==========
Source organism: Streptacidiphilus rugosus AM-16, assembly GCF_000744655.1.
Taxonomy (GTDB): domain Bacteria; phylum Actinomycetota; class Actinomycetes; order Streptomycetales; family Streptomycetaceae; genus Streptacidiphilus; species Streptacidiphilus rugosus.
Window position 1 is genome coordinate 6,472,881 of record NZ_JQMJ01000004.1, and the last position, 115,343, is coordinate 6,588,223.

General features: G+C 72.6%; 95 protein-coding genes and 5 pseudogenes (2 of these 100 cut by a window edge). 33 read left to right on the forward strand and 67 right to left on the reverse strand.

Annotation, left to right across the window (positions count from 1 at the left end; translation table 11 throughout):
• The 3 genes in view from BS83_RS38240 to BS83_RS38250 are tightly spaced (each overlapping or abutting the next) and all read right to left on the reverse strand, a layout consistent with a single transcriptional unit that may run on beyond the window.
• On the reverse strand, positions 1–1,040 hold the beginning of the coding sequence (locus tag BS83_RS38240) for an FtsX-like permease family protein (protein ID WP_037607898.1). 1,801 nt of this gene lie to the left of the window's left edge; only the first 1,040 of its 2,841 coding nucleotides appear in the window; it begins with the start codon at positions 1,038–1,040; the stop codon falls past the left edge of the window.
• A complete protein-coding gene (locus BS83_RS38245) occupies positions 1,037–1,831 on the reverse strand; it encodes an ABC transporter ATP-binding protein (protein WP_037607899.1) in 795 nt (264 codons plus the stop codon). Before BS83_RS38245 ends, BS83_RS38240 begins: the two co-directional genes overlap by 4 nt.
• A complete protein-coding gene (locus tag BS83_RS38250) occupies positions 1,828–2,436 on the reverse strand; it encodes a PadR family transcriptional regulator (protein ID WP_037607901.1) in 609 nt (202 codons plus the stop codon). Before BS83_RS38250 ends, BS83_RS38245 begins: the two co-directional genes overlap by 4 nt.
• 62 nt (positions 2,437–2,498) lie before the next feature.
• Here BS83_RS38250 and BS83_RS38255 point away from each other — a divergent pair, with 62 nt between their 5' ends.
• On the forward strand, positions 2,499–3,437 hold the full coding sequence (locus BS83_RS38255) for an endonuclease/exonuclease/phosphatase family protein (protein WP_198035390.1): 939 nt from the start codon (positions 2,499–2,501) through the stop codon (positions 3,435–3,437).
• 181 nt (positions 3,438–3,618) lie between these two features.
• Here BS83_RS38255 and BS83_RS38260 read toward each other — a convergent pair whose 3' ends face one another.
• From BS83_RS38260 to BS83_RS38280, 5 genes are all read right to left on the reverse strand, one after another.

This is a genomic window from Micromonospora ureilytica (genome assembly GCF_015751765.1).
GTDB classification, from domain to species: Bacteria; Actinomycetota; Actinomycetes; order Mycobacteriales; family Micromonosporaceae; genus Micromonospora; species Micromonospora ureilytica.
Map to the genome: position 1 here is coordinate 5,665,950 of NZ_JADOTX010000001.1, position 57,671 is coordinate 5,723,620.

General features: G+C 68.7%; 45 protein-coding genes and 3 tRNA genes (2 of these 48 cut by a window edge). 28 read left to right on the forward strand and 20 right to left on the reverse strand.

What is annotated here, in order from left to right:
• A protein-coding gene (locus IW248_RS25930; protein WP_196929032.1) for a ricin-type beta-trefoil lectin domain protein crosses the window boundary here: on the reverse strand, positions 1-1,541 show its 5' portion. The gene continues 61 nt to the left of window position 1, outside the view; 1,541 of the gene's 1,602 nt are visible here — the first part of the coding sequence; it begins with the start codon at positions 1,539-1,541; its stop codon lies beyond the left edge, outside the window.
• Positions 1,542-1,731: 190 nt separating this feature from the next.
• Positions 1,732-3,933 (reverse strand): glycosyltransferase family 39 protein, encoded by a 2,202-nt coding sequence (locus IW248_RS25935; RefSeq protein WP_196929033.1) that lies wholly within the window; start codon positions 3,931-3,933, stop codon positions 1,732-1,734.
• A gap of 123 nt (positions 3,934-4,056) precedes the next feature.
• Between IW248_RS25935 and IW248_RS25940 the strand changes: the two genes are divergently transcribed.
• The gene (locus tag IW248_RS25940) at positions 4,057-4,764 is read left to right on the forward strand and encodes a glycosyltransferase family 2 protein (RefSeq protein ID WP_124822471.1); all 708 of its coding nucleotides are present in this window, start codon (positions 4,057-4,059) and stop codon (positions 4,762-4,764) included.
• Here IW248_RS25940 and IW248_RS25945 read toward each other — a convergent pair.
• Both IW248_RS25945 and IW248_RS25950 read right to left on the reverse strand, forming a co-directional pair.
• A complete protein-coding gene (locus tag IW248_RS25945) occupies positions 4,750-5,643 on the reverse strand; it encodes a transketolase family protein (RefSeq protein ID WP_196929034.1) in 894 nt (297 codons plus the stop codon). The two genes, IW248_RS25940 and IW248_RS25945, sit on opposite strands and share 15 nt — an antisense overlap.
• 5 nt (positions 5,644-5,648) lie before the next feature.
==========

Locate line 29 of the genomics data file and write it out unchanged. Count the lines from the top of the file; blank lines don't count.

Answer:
• A complete protein-coding gene (locus tag IW248_RS25945) occupies positions 4,750-5,643 on the reverse strand; it encodes a transketolase family protein (RefSeq protein ID WP_196929034.1) in 894 nt (297 codons plus the stop codon). The two genes, IW248_RS25940 and IW248_RS25945, sit on opposite strands and share 15 nt — an antisense overlap.